City Life: Hot Tickets

City Life Editor Amy Alipio is crazy about a lot of things: desserts, James McAvoy, satellite radio, and her new Honda Civic hybrid. But she admits being the geekiest of fans about theater. Musicals, dramas, pantomimes, obscure one-acts, whatever—if it’s a stage, she’s there, wide-eyed and giddy as a toddler. If she could jet around the world at will, here’s where you would find her this spring:

The Hour We Knew Nothing of Each Other, National Theatre, London, now playing – through April 12
27 actors, 450 characters, and no dialogue. “Written” by the experimental and controversial Austrian theater artist Peter Handke.

August Wilson’s 20th Century, Kennedy Center, Washington DC, March 4-April 6
The full cycle of August Wilson’s ten plays about the African-American experience in the 20th century. Each play is set in a different decade (though Wilson didn’t write them in chronological order). The Kennedy Center’s staged readings start March 4 with the 1900s-era Gem of the Ocean.

The God of Carnage, Gielgud Theatre, London, opening March 7
Yasmina Reza’s new comedy, starring Ralph Fiennes, about two couples hashing over a playground altercation between their two young children. Reza is the author of the award-winning and much-staged “Art“.

Antony and Cleopatra, Theater for a New Audience, New York, March 22-May 2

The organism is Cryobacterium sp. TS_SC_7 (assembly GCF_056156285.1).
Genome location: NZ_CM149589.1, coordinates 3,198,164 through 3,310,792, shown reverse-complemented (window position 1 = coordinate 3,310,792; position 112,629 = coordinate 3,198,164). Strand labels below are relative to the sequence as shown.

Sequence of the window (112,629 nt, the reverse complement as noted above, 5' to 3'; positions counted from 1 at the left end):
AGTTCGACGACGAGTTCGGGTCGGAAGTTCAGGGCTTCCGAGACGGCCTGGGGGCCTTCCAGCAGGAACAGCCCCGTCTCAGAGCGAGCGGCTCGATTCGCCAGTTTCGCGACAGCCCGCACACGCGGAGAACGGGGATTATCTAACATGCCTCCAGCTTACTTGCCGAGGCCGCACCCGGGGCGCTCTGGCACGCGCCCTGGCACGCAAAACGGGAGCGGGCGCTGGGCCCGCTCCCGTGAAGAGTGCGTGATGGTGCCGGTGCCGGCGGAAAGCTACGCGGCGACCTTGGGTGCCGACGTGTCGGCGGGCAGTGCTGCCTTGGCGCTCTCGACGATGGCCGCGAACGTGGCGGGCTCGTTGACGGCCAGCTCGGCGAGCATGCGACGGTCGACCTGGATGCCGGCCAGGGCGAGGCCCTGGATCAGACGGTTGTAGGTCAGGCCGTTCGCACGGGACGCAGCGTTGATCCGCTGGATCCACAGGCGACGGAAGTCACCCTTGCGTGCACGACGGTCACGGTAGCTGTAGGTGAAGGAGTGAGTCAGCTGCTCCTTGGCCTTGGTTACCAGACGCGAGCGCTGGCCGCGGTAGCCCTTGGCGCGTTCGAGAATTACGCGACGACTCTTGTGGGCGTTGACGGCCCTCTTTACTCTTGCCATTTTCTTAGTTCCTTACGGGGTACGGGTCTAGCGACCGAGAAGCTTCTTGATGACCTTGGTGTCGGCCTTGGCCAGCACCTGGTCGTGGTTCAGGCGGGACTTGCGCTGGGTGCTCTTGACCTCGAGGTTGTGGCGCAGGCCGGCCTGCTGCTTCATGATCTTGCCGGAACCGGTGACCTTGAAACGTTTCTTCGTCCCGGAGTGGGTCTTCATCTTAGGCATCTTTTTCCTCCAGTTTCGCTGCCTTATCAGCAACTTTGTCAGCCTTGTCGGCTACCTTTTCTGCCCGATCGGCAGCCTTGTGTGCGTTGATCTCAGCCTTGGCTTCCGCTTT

An intimate production of Shakespeare’s doomed romance, starring film actor Marton Csokas (Lord of the Rings, The Bourne Supremacy) and stage veteran Laila Robins.

Gone with the Wind, New London Theatre, London, opening April 5
The musical version of Margaret Mitchell’s Civil War epic gets a London world premiere. It’s directed by Trevor Nunn (Cats, Les Miserables), so expect awesome staging.

Blue Dragon, La Comete, Chalons en Champagne, France, April 22-24
The latest world premiere from my absolute favorite director, Canadian Robert Lepage. He brings his high-tech, visually stunning imagery to the story of three lives entwining in dynamic, contemporary Shanghai.

Cry-Baby, Marquis Theatre, New York, opening April 25
Another new musical, this one based on John Waters’s film set in 1950s Baltimore.

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And since I’d rather not pay full price for New York plays if I don’t have to, I scour playbill.com, broadwaybox.com, theatermania.com, and ilovenytheater.com for discount codes and deals to avoid standing in line at the half-price ticket booths. For London, visit whatsonstage.com for ticket discounts.

Got your own hot ticket? Let us know the performances worth checking out in your own neck of the woods  (or the one you’d get a flight for) in the comments below.

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